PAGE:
Building a cluster

Currently I have a copy of Redhat 9 basic, I need to build a 33 node cluster,
(1 master and 32 slave nodes) for one of the professor's that works in my department.

They want to be able to do some parallel processing.

What is the best way to do this, so that upgrades and some fault tol would be built in.

I need some explanation on how to install the master and client nodes.

Thanks
CMILLERAsked:
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paullamhkgCommented:
Have a check on both url to see this can help

http://openmosixview.com./
http://lartc.org/howto/index.html
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AgelmarJagadCommented:
You definitly want to try out openmosix.  It is a kernel addition that makes clustering very easy.  The website is http://openmosix.sf.net.  paullamhkg already provided a link to openmosixview.com, which is a site that provides a great gui cluster management suite.  (openmosix.sf.net also has documentation on how to set up a cluster, but if you want more you can go to http://www.ibiblio.org/pub/Linux/docs/HOWTO/other-formats/html_single/Beowulf-HOWTO.html to get the Beowulf howto)
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darkpaddenCommented:
take a look at clusterknoppix http://bofh.be/clusterknoppix/  might help
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AgelmarJagadCommented:
If you are trying to build the cluster by booting to CD look tat the grendelsbane disribution: http://nwst.de/.
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learathCommented:
What type of parallel processing are you going to be doing?  Mosix only works with threaded programs, and has limitations.  We really need more information before we can help.
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CMILLERAuthor Commented:
They will be using Fortran 95
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mbpssgmsCommented:
This question interested me since I am thinking of doing the same thing for the computational biophysics group at Manchester University.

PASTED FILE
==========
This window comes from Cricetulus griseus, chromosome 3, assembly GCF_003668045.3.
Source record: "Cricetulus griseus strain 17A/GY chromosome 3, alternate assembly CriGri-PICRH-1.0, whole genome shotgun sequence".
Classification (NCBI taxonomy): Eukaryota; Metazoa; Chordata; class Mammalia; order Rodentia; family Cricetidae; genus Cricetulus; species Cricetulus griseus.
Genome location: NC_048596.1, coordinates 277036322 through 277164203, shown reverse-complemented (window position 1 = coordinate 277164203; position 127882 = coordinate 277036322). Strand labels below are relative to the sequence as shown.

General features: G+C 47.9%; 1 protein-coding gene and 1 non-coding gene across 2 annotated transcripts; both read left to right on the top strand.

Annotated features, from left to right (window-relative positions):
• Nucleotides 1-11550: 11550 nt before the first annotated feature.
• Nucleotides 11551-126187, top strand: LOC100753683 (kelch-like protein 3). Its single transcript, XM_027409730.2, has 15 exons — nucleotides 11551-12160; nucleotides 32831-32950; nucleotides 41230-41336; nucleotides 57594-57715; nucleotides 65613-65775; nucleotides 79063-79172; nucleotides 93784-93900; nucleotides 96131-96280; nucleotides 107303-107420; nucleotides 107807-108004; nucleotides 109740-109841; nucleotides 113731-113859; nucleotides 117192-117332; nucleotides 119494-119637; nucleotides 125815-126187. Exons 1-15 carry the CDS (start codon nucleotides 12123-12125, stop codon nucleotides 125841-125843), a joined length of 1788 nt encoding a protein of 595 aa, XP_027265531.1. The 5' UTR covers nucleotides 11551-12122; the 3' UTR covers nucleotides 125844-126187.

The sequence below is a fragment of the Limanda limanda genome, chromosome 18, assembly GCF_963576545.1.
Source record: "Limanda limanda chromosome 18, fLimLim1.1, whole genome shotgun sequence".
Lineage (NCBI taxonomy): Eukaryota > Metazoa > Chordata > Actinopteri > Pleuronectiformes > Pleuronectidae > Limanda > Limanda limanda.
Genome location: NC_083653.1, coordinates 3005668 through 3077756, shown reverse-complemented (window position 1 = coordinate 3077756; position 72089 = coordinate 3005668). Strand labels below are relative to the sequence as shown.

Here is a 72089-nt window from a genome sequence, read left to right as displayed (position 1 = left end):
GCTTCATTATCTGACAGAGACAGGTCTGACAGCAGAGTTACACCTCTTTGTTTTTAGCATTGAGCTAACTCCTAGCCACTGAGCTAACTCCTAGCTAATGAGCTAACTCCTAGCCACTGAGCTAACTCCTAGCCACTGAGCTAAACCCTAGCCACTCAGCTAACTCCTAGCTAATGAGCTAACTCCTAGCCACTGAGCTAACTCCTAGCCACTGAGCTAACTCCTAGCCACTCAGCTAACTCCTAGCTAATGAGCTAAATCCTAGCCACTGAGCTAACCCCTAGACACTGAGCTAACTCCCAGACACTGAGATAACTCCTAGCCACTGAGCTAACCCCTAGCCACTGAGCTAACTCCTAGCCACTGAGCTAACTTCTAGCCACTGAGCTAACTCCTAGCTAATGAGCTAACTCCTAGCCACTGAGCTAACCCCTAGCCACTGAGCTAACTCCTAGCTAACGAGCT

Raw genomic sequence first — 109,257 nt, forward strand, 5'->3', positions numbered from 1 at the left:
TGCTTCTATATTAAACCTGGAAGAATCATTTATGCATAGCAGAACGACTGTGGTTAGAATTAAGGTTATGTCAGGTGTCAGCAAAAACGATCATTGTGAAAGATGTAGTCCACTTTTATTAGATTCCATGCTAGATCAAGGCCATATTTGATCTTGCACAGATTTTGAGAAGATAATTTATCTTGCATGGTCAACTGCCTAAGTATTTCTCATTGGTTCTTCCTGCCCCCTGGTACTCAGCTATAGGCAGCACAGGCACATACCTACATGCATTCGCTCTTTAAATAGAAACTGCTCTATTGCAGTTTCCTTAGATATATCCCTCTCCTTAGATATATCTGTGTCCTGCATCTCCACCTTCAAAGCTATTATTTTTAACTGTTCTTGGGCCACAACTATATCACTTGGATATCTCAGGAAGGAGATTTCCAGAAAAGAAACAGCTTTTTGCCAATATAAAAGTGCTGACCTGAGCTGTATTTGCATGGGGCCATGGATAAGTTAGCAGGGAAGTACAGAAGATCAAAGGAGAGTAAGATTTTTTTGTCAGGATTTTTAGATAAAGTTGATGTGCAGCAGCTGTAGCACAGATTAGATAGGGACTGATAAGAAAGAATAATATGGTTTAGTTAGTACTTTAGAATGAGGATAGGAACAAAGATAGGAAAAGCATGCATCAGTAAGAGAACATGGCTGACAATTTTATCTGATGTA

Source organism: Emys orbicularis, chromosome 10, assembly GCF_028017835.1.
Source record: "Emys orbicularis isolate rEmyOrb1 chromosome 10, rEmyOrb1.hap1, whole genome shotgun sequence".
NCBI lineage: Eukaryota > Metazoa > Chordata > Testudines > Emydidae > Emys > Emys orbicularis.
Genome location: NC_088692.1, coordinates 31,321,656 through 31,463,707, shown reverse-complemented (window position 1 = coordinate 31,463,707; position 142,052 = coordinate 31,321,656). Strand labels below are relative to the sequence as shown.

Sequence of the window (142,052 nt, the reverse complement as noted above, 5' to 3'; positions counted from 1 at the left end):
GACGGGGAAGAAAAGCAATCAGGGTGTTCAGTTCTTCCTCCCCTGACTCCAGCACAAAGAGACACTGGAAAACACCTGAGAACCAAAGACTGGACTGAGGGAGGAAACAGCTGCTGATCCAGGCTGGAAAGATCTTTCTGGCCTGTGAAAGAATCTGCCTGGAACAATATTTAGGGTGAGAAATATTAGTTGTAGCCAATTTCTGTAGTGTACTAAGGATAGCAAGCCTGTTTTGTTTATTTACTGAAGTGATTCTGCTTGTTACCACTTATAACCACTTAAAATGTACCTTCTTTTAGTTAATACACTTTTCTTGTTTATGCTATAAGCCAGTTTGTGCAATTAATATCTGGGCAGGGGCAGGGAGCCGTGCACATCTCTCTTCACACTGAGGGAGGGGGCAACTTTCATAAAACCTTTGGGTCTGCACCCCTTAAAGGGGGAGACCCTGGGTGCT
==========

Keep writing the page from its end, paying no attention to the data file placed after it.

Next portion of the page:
I was going to use NFS, NIS and NQS to form the cluster.  However it appears there is far better/easier ways.  

If anyone has any suggestions/comments on my method I will be most grateful.

Gavin
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sq4youCommented:
the latest issue of Linux Magazine has lots of good articles on High Availability clusters...of course u mentioned that you are looking for parallel processing clusters so thats a totally different story.
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sq4youCommented:
u said u are using red hat 9 basic. i dont think you will want to continue to use it as rh's end of life occurs in april 2004

u said u want built in upgrading ability. maybe u should consider the latest Suse.
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CMILLERAuthor Commented:
rh's end of life occurs in april 2004

What do you mean?
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AgelmarJagadCommented:
Red Hat, Inc. has announced that it is discontinuing the Red Hat product line.  They are continuing selling their Red Hat Enterprise software though (I don't know if that is free).  However, even though they are ending Red Hat, they will merge their current work with the Fedora project and continue distributing that without charge, though the support will not be as good as you would get if you got enterprise.
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paullamhkgCommented:
Red Hat realy give us many topic to discuss, and I don't think there is/are problem on RH ending their support, as long as the RH linux distro you are now using is secured, and running fine will be good enough right.
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mbpssgmsCommented:
I also am concerned about rhl's moves.  I am affraid when things are running well the software will migrate to enterprise leaving fedora users stuck.  AND if say at the univ where we need remote login on clusters we will need AS which will prove too expensive.  It all seems a mess and I may change to debian or free-bsd if I cannot solve these probs.

Also for parallel work we use mpich have a look at

http://www.lfbs.rwth-aachen.de/mp-mpich/



Gavin.
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paullamhkgCommented:
Well we did provide some good suggestions but not to the asker request, I have no objection on close this TA as PAQ and refund.
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LunchyCommented:
Question points reduced (250) and question PAQed by expert recommendation.
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